What happens if a child is accused of hurting another at school?

(6 Posts)
glowbird Wed 23-Mar-16 13:37:12

Sorry this may be long in order not to dripfeed.
DS is 7 (Y2). Since reception he has had an on/off friendship with another boy. On perhaps five or six occasions over the past 2.5 years we have been advised by the teacher that DS had been told off for hurting another child (usually the on/off friend). At no time was there any suggestion that this was any more than either normal playground games which got out of hand and therefore accidental but silly. Once it was retaliation in response to being hurt himself.
We had parents evening last week. No problems, apart from general games of "Tag" getting a bit rough - inc DS but not him in particular - and this was being dealt with by the school cracking down on the children as soon as it was occurring.
So, last night I had a call from the mother of the on/off friend. She stated that DS had been hurting her child and that this had been going on for some time. She said she had spoken to the teacher/school more than once but nothing had changed. She also said she had now written to the Head.
She was phoning to ask why it was happening, and what I was going to do about it. She clearly didn't believe me when I said it was the first I'd heard of it. (And surely the school would have been in contact immediately if there were any truth behind the allegations?)
DS is adamant that it is not true. He is aware that hurting another person is not acceptable, and is punished when he misbehaves at home (no treats / tv time etc) so knows that there are consequences to bad behaviour.
I don't believe that he is intentionally hurting this child or any other, but I fully expect he accidentally "causes" as many bumps/scrapes etc through playing that he receives.
I know that the friend hurts DS sometimes, (both accidentally and intentionally), and there are four or five other boys that are all playing the same games and presumably coming home with the same knocks and scrapes. But this mother seems to honestly believe that her child is a victim, and is identifying DS in particular.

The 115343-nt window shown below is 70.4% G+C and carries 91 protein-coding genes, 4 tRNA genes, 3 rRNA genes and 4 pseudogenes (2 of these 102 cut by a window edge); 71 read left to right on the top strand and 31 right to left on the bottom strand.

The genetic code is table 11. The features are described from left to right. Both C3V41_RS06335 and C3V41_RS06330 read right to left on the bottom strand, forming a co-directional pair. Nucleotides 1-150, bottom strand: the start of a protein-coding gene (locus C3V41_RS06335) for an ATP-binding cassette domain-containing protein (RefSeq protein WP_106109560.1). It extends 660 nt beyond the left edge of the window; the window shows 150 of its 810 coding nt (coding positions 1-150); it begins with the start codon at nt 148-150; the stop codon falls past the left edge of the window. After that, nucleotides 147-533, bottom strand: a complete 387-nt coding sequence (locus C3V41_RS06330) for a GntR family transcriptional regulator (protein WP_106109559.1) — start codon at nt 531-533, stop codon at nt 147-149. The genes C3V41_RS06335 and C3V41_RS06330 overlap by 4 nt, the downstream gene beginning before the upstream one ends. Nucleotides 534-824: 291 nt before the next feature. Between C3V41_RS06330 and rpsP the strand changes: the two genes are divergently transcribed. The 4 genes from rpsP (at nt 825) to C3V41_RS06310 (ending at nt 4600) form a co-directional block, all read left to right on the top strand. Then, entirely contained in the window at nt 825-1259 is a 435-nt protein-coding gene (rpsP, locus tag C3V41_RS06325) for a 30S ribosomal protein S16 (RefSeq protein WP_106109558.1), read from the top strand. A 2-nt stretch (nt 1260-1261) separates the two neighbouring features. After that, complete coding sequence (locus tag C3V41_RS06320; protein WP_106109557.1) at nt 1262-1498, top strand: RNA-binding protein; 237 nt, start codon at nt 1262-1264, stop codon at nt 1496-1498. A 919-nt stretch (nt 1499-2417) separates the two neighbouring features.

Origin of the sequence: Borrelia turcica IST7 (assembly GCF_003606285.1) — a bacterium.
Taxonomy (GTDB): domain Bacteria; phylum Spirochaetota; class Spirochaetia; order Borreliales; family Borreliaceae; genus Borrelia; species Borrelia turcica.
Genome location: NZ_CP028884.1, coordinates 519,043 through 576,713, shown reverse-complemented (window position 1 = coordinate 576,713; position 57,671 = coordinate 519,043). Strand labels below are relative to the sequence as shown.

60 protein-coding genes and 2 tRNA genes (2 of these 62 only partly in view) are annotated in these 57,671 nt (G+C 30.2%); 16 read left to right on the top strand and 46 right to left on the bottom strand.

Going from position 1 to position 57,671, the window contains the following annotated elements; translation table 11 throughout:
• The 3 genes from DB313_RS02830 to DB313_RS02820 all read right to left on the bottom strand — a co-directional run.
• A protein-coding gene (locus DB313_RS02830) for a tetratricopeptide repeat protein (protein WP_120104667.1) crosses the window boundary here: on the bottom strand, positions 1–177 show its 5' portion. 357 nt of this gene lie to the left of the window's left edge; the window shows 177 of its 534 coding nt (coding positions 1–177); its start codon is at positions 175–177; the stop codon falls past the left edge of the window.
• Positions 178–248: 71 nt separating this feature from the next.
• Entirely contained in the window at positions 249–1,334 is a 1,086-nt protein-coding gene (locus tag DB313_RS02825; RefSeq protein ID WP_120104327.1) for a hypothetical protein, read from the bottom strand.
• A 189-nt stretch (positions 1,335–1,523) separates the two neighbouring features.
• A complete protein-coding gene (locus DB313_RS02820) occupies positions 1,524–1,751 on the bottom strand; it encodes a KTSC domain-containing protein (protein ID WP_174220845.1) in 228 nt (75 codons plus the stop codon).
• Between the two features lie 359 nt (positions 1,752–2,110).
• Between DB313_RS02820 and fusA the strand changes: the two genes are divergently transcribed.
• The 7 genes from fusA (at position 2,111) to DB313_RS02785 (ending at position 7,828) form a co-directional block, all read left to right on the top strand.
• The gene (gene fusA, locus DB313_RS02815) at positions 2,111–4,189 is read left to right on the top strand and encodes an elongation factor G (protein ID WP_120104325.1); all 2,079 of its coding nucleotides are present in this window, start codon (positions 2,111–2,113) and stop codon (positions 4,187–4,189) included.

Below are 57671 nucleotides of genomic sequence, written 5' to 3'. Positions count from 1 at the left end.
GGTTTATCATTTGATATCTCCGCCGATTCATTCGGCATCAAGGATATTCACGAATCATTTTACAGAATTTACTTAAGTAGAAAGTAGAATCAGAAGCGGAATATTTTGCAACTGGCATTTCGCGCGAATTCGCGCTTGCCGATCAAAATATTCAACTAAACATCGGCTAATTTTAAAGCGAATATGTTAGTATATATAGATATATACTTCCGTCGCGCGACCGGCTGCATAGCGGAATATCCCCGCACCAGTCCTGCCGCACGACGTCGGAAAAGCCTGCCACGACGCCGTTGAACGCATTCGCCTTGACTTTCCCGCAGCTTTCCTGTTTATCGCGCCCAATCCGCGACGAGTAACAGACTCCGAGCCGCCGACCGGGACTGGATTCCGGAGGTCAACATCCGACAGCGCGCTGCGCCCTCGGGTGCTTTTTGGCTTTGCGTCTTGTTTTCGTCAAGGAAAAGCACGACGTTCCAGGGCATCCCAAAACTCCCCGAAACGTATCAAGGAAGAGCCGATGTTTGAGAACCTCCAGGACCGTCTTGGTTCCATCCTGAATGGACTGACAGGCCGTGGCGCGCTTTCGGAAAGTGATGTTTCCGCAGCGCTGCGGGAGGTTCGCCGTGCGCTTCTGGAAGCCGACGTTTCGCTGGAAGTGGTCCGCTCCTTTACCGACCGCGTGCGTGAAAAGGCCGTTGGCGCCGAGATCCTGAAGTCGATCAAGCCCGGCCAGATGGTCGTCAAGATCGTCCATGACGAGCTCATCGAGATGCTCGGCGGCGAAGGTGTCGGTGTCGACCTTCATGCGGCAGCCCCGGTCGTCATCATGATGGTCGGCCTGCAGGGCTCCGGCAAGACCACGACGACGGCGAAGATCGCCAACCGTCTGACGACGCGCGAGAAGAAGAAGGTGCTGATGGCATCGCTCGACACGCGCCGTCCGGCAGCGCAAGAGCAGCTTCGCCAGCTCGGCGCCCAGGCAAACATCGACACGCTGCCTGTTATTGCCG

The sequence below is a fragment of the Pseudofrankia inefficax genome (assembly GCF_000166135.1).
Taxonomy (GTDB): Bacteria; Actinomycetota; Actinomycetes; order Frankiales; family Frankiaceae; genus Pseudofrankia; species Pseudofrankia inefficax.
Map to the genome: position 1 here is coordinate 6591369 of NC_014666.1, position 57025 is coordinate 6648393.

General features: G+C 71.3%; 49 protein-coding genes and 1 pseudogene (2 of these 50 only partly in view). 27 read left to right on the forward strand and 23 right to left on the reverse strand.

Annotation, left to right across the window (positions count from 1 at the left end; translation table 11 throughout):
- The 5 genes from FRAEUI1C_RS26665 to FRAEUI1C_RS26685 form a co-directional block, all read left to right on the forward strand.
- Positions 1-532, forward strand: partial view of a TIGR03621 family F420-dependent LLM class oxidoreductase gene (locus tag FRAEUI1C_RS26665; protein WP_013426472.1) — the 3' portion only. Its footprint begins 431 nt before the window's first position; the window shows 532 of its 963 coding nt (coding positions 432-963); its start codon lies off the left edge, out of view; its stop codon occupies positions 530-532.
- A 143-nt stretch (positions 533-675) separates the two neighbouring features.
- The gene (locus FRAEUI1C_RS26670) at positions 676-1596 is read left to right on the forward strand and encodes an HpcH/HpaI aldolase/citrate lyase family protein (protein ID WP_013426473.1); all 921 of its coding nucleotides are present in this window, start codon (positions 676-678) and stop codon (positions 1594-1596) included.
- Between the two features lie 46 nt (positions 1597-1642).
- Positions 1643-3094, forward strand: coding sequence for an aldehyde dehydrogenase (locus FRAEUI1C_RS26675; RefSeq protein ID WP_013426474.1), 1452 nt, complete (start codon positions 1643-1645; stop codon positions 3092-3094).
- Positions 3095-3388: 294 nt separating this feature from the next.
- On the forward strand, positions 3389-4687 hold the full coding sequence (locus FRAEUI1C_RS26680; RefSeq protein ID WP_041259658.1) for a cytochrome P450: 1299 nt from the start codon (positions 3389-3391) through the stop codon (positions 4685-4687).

So, what happens now? I've emailed his teacher and cc'd the Head to tell them that she had phoned me and why. The teacher confirms he will look into it and then come back to me, but is not aware of any on-going issues.
However, I'm really concerned that as the mother has decided that DS is deliberately causing her son harm and has presumably made a written statement to that effect the school will have to take matters further? I don't want DS branded as a thug or a bully on the say-so of one person?
Any words of advice please?

claraschu Wed 23-Mar-16 13:52:06

Your son won't be labelled as a thug because another parent is making accusations- I wouldn't give that another thought.

If I were you, when I talk to the teacher, I would make sure that I emphasise how much I condemn any kind of meanness or intentional hurting that might be going on. I would ask the school if there is anything I should be doing to make sure my son gets the message. I know you are already doing this, but show the school that you are very proactive in your anti-violence message. You could ask the teacher to talk to the other mum and assure her that her son is not being hurt at school, or not being hurt more than anyone else.

Just for comparison, I have 2 boys and a girl, all older teens now, and I never had a teacher tell me that they had caused any knocks and scrapes at school. They were all normal kids (not angels) so there is a chance that your son is causing involved in a few more scuffles than lots of the other kids.

Chalk2000 Wed 23-Mar-16 14:29:33

Private messaged you x

glowbird Wed 23-Mar-16 14:49:41

Thanks Chalk.
Yep, Clara - point taken that he may be more "involved" than some other children. I will speak to the teacher after school today. Hopefully he will have had a chance to speak to the boys.

TeenAndTween Wed 23-Mar-16 20:38:06

One of my DDs had an issue with another child. (That we never got to the bottom of satisfactorily). School insisted they play in separate zones of the playground for a while, and some older children designated to act as play buddies. Even though DD and other girl became friends again I never felt entirely happy afterwards and was greatly relieved when later down the line other girl left

bojorojo Wed 23-Mar-16 22:51:29

I think boys of a rough and tumble type attract! So, ask the school to keep them separated . Tell your DS to play with other friends. Over the years I had to tell my DDs to avoid certain children . Some will seek to get others into trouble , fairly or not. If he is not playing with this child , there can be no comeback!

Also, if this mum throws enough mud, some of it will stick. The Head will have to respond to this mum. She may ask the other boys for their account of okay times and the play supervisors at the school. Are they aware of the play where children say they are getting hurt?

Explain to your DS that rough and tumble play now has to end in school. Drop this other child from his friendship group and invite other children round to play,

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